Game mechanic is interesting, but it doesn’t make sense that the vagina pus sacks are dragged, smacked and jumped onto by the bosses own actions without taking any damage. It literally rolls onto the pus sacks without any averse effects. And some of the pus sacks don’t pop even if you stab them — because you see they’re PHASE 2 ONLY pus sacks and are therefore invulnerable.
And how do you survive that drop when gravity kills you every other time? Nonsense.
Also the pretty courtyard with pink flowers with all the doors? Go nowhere. It’s just set dressing for the boss arena.
21. Crystal Sage
Interesting fight against your first magic caster. Just keep whacking the Crystal Sage until it teleports, then repeat. Phase 2 introduces clones which don’t count to the health bar, and just get in the way.
But when all the clone Crystal Sages cast their magic beams all at once in the same direction, you will instantly die every time.
And there’s a ramp off to the side of the arena that goes nowhere and does nothing. I thought it was for a plunging attack or something cool. No such luck I’m afraid.
20. Oceiros, the Consumed King
Erratic and hectic boss that doesn’t shut up about an invisible cat baby. Also I can’t tell if it is blind or not. Does ice magic, charges and spins like a tornado, and flies.
Technically an annoying and frustrating fight, but at this point in the game everything was so insane I couldn’t stop laughing.
19. Yhorm the Giant
Puzzle boss. Hardcore players will always complain about puzzle bosses, because puzzles are solved once and don’t test progression in skill. So if you don’t get the purpose of this boss, you probably go through real life confused and frustrated.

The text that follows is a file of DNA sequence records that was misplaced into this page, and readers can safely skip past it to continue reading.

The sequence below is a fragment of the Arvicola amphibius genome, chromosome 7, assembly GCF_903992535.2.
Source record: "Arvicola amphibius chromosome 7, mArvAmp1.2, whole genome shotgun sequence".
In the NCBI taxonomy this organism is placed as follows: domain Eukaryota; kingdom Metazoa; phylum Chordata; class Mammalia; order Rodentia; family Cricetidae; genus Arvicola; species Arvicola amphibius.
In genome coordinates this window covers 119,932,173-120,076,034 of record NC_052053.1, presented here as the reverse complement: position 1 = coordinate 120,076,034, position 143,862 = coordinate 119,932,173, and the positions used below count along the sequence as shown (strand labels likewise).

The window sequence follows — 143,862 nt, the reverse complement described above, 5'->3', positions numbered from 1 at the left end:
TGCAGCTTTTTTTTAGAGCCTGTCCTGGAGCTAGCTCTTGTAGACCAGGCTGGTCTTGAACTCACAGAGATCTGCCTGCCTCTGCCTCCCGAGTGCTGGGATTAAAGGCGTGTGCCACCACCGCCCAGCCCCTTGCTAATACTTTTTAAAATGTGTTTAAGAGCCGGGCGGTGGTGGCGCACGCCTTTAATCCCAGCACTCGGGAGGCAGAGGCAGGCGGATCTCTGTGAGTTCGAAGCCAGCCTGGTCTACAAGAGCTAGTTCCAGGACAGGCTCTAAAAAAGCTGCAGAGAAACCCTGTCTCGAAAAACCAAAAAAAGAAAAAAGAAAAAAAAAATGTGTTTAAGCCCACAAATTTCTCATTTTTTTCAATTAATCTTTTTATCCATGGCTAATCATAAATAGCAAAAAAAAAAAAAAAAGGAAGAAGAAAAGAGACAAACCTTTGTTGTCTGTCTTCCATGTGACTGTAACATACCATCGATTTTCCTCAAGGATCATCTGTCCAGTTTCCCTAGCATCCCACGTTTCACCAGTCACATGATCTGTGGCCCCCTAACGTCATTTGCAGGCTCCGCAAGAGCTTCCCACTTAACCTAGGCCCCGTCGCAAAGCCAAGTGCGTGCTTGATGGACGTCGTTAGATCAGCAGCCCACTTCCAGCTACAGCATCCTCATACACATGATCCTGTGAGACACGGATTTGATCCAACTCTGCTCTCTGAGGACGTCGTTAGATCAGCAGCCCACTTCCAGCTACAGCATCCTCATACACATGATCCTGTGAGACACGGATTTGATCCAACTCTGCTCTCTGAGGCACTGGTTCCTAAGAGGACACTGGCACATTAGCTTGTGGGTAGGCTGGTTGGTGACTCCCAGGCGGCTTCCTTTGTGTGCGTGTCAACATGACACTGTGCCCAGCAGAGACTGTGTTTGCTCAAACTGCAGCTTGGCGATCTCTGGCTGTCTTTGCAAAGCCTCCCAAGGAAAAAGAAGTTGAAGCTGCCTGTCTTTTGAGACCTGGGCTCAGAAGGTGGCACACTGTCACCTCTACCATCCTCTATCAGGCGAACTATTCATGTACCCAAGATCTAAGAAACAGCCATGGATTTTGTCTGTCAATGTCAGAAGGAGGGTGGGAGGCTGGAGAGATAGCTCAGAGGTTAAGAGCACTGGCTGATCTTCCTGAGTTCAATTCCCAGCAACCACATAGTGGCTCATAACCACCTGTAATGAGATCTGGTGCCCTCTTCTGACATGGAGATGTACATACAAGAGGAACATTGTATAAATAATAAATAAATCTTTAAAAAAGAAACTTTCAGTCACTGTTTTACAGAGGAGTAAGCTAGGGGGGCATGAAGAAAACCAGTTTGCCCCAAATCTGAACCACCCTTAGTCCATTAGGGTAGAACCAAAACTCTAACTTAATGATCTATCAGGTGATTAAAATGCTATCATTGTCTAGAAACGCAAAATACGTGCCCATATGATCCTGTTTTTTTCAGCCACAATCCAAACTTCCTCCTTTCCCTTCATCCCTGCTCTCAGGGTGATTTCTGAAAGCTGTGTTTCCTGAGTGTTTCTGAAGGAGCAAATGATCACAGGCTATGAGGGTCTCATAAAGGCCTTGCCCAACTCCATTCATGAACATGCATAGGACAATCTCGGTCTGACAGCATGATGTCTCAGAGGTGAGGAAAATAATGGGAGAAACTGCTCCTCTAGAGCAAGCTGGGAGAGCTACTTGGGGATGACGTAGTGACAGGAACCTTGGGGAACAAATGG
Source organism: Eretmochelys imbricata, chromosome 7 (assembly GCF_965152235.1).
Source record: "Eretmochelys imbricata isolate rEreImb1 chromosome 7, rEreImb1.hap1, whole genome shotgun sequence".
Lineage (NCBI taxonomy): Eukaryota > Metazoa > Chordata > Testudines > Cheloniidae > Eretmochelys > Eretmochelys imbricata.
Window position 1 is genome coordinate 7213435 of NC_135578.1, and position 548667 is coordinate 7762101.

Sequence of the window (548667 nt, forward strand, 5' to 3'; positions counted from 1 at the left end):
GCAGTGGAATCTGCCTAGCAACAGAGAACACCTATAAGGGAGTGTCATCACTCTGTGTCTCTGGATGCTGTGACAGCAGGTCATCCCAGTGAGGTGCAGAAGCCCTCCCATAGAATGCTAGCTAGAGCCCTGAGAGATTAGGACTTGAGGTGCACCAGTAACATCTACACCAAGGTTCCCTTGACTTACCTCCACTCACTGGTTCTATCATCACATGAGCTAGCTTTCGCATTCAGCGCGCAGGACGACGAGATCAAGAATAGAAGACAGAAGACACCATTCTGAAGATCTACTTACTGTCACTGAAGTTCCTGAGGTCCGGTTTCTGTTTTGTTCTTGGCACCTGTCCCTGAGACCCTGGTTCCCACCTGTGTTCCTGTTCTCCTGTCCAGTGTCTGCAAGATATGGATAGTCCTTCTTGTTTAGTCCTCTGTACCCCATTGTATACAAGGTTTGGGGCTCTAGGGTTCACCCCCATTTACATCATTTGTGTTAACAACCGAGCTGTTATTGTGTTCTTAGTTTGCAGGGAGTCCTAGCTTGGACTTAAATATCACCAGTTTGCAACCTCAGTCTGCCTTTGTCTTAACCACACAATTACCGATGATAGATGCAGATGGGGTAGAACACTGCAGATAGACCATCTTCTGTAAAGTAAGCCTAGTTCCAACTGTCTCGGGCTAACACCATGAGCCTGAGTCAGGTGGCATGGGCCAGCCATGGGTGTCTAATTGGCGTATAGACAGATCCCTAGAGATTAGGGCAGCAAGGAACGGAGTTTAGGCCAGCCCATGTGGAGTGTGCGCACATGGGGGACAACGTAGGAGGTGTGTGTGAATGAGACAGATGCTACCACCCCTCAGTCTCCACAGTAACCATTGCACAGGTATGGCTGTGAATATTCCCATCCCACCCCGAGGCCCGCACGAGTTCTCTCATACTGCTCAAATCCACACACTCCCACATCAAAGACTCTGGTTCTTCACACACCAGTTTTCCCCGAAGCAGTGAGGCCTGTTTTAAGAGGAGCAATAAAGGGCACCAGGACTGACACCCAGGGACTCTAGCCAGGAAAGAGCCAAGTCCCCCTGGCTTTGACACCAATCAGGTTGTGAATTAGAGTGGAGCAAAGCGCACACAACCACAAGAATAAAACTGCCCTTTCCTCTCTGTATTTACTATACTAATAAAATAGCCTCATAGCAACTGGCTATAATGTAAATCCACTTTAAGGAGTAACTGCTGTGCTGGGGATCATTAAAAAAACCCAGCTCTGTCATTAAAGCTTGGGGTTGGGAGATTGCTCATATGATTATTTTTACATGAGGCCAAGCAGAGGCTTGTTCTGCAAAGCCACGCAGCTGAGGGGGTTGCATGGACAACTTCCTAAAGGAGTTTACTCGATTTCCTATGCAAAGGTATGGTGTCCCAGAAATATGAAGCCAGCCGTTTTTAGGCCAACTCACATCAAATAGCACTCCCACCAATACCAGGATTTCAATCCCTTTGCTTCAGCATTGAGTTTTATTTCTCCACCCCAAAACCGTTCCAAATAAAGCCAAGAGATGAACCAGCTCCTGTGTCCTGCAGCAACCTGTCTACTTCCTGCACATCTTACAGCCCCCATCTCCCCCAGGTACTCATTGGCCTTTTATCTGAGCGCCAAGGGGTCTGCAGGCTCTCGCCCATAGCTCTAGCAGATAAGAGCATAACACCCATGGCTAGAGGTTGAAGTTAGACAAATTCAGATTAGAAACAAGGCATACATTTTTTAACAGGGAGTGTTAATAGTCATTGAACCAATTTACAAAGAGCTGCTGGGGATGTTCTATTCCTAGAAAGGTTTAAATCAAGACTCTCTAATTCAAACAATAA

See there’s this special sword in the room, and you have to learn how to use it to beat the boss with it — and only this boss. I didn’t know how to use any Weapon Arts in my first run through, so this fight gave me a lot of grief. Attacks did bugger all damage. But when I figured out the mechanic and the result from that mechanic, it was awesome!
I do agree that it’s really dumb this special move doesn’t apply to the rest of the game and is therefore gimmicky, but the first time you charge up and use Storm Ruler, phwar…
18. Ancient Wyvern
Puzzle boss. Like the Yhorm lesson, you quickly realise your attacks are the equivalent of smashing your head against a brick wall in the hopes it’ll eventually crumble. And that could be either because you’re too under level for this part of the game, or there’s a different mechanic to the fight…
A clue on the ground leads you in the right (left) direction and as you climb through the castle the conclusion is so satisfying! Not to hardcore gamers, oh no, they want the option to head butt the dragon until it dies.
Their fancy will still be tickled to satisfaction later (See #1 on this list).
I also don’t understand why you’re teleported after the fight.
I’m sure it’s in the item description lore.
17. High Lord Wolnir
Puzzle boss. Old school video game logic where you attack the super obvious weakness. Hit the hands? Useless. Go for the ribs? You die from poison gas.